National Security Commission of the Communist Party of China

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Central National Security Commission
中央国家安全委员会
Zhōngyāng Guójiā'ānquán Wěiyuánhuì
Danghui.svg
The emblem of the Communist Party of China
Agency overview
Formed November 2013
Jurisdiction Communist Party of China
Headquarters Beijing
Ministers responsible
Parent agency CPC Central Committee

The Central National Security Commission (abbreviated CNSC; Chinese: 中央国家安全委员会; pinyin: Zhōngyāng Guójiā'ānquán Wěiyuánhuì) of the Communist Party of China (CPC) was established at the 3rd Plenary Session of the 18th Central Committee in November 2013,[1] and was considered a "major regrouping of the top CCP power structure."[2]

The factors driving the establishment of the CNSC were security challenges faced by the Chinese Party-State, and the deficiencies of the current system

The CNSC aims to consolidate political leadership of all components of the security apparatus controlled by the Communist Party, including those headed formerly by former Politburo Standing Committee member Zhou Yongkang. These components would be combined into a single entity under the direct command of the CPC General Secretary. According to the Ministry of Foreign Affairs spokesman Qin Gang, the NSC aims to combat terrorism, separatism, and religious extremism.[3] It will also deal with national security strategy, crisis management, and links with foreign national security agencies.[2]

Analysts regarded the establishment of the NSC one of the most "concrete" and "eye-catching" outcomes of the Plenary Session, set to end the debate, which took place over a decade, on whether China should have a national security council.[4]

Origins[edit]

The initial conception of the CNSC came during the Jiang Zemin era in 1997, with a proposal by Wang Daohang, later the president of the Association for Relations Across the Taiwan Straits.[5] This was in part a response to the 1995-1996 Taiwan Strait Crisis. A lack of central coordination and inefficient decision-making and bureaucracy meant that the idea remained stagnant for over 20 years.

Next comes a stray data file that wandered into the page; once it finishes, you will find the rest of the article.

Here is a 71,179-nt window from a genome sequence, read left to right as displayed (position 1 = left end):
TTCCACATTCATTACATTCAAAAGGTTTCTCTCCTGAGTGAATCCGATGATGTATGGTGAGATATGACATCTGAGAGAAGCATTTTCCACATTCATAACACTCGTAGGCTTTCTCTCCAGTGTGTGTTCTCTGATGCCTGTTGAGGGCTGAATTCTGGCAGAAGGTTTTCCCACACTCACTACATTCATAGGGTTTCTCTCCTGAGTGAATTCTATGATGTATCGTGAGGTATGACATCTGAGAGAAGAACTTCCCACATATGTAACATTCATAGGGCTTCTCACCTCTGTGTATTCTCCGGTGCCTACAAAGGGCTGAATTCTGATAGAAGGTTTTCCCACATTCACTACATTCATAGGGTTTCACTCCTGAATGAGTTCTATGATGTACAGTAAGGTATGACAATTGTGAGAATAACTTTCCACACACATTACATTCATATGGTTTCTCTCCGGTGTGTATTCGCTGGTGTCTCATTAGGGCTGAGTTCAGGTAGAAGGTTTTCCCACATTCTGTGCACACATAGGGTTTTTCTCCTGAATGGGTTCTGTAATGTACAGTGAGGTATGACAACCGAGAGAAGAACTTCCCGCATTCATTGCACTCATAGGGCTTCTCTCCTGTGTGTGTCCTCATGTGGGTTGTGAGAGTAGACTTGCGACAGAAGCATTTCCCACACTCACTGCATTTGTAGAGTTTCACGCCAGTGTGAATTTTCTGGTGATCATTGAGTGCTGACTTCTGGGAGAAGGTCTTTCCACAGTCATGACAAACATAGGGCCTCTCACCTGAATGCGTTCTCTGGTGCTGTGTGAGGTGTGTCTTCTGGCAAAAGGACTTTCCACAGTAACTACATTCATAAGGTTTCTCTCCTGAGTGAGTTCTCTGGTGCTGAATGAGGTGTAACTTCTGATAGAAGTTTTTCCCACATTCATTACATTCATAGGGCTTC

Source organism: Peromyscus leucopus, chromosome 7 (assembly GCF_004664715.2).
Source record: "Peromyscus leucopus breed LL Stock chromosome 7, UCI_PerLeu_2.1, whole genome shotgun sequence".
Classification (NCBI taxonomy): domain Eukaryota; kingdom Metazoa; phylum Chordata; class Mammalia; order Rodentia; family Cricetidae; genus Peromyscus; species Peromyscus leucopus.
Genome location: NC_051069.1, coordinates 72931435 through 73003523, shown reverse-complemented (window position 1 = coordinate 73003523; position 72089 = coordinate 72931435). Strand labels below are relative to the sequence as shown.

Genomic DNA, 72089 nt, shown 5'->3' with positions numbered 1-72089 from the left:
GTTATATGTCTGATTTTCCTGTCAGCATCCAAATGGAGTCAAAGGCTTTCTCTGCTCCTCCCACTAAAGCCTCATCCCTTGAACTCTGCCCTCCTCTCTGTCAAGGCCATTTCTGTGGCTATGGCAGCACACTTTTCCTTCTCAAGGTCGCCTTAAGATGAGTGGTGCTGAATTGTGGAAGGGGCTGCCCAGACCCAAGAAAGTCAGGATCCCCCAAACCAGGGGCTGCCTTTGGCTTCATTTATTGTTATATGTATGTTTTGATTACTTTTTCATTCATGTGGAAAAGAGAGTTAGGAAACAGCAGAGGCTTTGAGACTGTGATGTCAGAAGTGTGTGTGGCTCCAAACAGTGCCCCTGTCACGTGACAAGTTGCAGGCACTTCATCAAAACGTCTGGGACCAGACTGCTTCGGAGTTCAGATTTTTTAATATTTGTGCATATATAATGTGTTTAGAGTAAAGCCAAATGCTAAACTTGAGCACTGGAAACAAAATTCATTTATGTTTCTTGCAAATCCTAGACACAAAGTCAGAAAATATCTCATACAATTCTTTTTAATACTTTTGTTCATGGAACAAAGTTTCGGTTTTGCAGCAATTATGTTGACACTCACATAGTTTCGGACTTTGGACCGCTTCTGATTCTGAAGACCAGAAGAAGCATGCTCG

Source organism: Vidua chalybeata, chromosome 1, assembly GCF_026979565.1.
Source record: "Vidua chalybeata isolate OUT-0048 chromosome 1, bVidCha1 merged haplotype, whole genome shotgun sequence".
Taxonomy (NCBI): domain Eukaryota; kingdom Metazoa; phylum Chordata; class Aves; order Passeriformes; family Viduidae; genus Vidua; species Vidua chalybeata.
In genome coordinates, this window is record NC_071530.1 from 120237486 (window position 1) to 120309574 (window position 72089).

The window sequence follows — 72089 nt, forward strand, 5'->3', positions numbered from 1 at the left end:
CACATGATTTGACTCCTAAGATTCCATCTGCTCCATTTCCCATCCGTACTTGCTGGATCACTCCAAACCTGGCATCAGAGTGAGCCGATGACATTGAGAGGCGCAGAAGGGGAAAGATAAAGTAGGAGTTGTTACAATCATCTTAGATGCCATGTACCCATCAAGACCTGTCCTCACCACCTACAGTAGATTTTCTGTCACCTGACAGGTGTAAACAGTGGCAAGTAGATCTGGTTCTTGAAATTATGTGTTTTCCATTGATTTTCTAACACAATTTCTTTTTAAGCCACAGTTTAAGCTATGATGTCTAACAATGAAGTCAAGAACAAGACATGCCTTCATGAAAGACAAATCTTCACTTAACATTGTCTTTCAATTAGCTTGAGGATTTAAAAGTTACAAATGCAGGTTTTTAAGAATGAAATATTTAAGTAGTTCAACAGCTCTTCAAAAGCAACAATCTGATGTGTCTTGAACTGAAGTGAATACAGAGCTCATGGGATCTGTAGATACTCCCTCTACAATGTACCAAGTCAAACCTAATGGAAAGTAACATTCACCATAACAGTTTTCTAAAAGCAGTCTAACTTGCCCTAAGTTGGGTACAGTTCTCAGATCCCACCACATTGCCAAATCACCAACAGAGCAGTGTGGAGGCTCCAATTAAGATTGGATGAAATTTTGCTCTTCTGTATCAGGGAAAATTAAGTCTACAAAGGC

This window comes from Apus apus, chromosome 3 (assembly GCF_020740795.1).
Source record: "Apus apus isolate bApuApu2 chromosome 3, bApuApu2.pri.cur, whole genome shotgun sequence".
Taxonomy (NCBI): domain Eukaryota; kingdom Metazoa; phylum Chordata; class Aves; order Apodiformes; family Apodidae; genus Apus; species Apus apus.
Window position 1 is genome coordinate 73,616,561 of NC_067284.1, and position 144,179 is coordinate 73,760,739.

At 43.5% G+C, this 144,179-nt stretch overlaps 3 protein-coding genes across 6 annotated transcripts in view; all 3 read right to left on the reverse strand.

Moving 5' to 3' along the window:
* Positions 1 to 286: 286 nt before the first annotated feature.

Xi Jinping later revived the idea as part of his reforms in the foreign policy and security sectors, as part of an attempt to overcome problems that have accumulated for many years.[6] The CNSC would thus fulfill Xi Jinping's ambitions for "Big power diplomacy with Chinese characteristics," rather than the quieter foreign policy agendas of previous administrations. Having a National Security Council assists in China's own "self-identification as a big power in world affairs." This also requires a more advanced diplomatic capability, a tasks in which the CNSC is supposed to assist in.[6]

Purpose[edit]

The most common explanation for the creation of the CNSC relate to the personal and leadership style of Xi Jinping, and, in the eyes of commentators, his ambition to seize power.[7] These personal factors, however, coincide with China wielding a much greater level of national power. Xi wishes China to play a greater role in world affairs, and so a mechanism like the CNSC would allow it to plan and implement, from the center, "grand strategy" ideas and "big power diplomacy."[2]

Xi Jinping articulated a concept of "big security" in the first meeting of the CNSC on April 15, 2014, saying that China "should take an overall approach to national security, strengthen the confidence of the Chinese people in the path, theories and system of socialism with distinctive Chinese features, and ensure China’s durable peace and stability." These definitions contain meanings of both domestic security and foreign threats.[6]

Membership[edit]

Chairman
  • Xi Jinping, General Secretary of the Communist Party, President of the People's Republic, Chairman of the Central Military Commission[8]
Vice Chairmen
  • Li Keqiang, Premier of the State Council, Politburo Standing Committee
  • Zhang Dejiang, Chairman of the National People's Congress Standing Committee, Politburo Standing Committee
Members
General Office staff

References[edit]

  1. ^ Panda, Ankit (November 14, 2013). "What Will China's New National Security Council Do?". The Diplomat. Retrieved January 31, 2014. 
  2. ^ a b c Ji, You (2016-03-03). "China’s National Security Commission: theory, evolution and operations". Journal of Contemporary China 25 (98): 178–196. doi:10.1080/10670564.2015.1075717. ISSN 1067-0564. 
  3. ^ "China Hints at Domestic Role for National Security Commitee [sic]". Voice of America. November 13, 2013. Retrieved January 31, 2014. 
  4. ^ "CSIS" (PDF). 
  5. ^ "第五权力机构 国安会的诸多未解之谜_大陆频道_新浪网-北美". dailynews.sina.com. Retrieved 2016-03-11. 
  6. ^ a b c Hu, Weixing (2016-03-03). "Xi Jinping’s ‘Big Power Diplomacy’ and China’s Central National Security Commission (CNSC)". Journal of Contemporary China 25 (98): 163–177. doi:10.1080/10670564.2015.1075716. ISSN 1067-0564. 
  7. ^ McLaughlin, Kathleen. "Chinese power play: Xi Jinping creates a national security council". Christian Science Monitor. ISSN 0882-7729. Retrieved 2016-03-11. 
  8. ^ "Xi Jinping to lead national security commission". China Daily. January 24, 2014. Retrieved January 31, 2014.